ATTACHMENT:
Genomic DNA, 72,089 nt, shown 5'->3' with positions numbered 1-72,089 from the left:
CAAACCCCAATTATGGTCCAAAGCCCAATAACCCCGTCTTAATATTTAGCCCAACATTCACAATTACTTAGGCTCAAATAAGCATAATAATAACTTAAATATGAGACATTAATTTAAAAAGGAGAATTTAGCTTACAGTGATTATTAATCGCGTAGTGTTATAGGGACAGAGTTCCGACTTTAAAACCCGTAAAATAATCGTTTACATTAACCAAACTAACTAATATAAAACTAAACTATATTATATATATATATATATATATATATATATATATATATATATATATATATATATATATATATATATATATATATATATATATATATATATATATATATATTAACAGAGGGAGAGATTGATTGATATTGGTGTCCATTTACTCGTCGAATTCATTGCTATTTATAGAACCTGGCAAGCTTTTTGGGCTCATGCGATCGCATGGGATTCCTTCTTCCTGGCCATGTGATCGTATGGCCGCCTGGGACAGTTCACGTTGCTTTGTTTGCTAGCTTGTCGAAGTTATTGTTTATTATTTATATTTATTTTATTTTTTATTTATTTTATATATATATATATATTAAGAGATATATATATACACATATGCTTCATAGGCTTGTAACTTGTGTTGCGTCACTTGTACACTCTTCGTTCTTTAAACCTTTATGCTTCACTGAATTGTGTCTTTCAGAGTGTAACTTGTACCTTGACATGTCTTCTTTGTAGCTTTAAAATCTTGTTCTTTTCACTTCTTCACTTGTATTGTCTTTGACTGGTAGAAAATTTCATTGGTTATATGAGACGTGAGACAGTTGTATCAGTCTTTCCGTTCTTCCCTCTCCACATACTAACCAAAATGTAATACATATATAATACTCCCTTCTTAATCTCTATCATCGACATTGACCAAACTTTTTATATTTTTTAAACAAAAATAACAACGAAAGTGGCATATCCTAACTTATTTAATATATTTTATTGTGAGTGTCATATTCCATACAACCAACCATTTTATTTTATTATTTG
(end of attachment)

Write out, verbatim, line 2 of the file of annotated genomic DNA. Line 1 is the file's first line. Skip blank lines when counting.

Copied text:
CAAACCCCAATTATGGTCCAAAGCCCAATAACCCCGTCTTAATATTTAGCCCAACATTCACAATTACTTAGGCTCAAATAAGCATAATAATAACTTAAATATGAGACATTAATTTAAAAAGGAGAATTTAGCTTACAGTGATTATTAATCGCGTAGTGTTATAGGGACAGAGTTCCGACTTTAAAACCCGTAAAATAATCGTTTACATTAACCAAACTAACTAATATAAAACTAAACTATATTATATATATATATATATATATATATATATATATATATATATATATATATATATATATATATATATATATATATATATATATATATATATATATATATATTAACAGAGGGAGAGATTGATTGATATTGGTGTCCATTTACTCGTCGAATTCATTGCTATTTATAGAACCTGGCAAGCTTTTTGGGCTCATGCGATCGCATGGGATTCCTTCTTCCTGGCCATGTGATCGTATGGCCGCCTGGGACAGTTCACGTTGCTTTGTTTGCTAGCTTGTCGAAGTTATTGTTTATTATTTATATTTATTTTATTTTTTATTTATTTTATATATATATATATATTAAGAGATATATATATACACATATGCTTCATAGGCTTGTAACTTGTGTTGCGTCACTTGTACACTCTTCGTTCTTTAAACCTTTATGCTTCACTGAATTGTGTCTTTCAGAGTGTAACTTGTACCTTGACATGTCTTCTTTGTAGCTTTAAAATCTTGTTCTTTTCACTTCTTCACTTGTATTGTCTTTGACTGGTAGAAAATTTCATTGGTTATATGAGACGTGAGACAGTTGTATCAGTCTTTCCGTTCTTCCCTCTCCACATACTAACCAAAATGTAATACATATATAATACTCCCTTCTTAATCTCTATCATCGACATTGACCAAACTTTTTATATTTTTTAAACAAAAATAACAACGAAAGTGGCATATCCTAACTTATTTAATATATTTTATTGTGAGTGTCATATTCCATACAACCAACCATTTTATTTTATTATTTG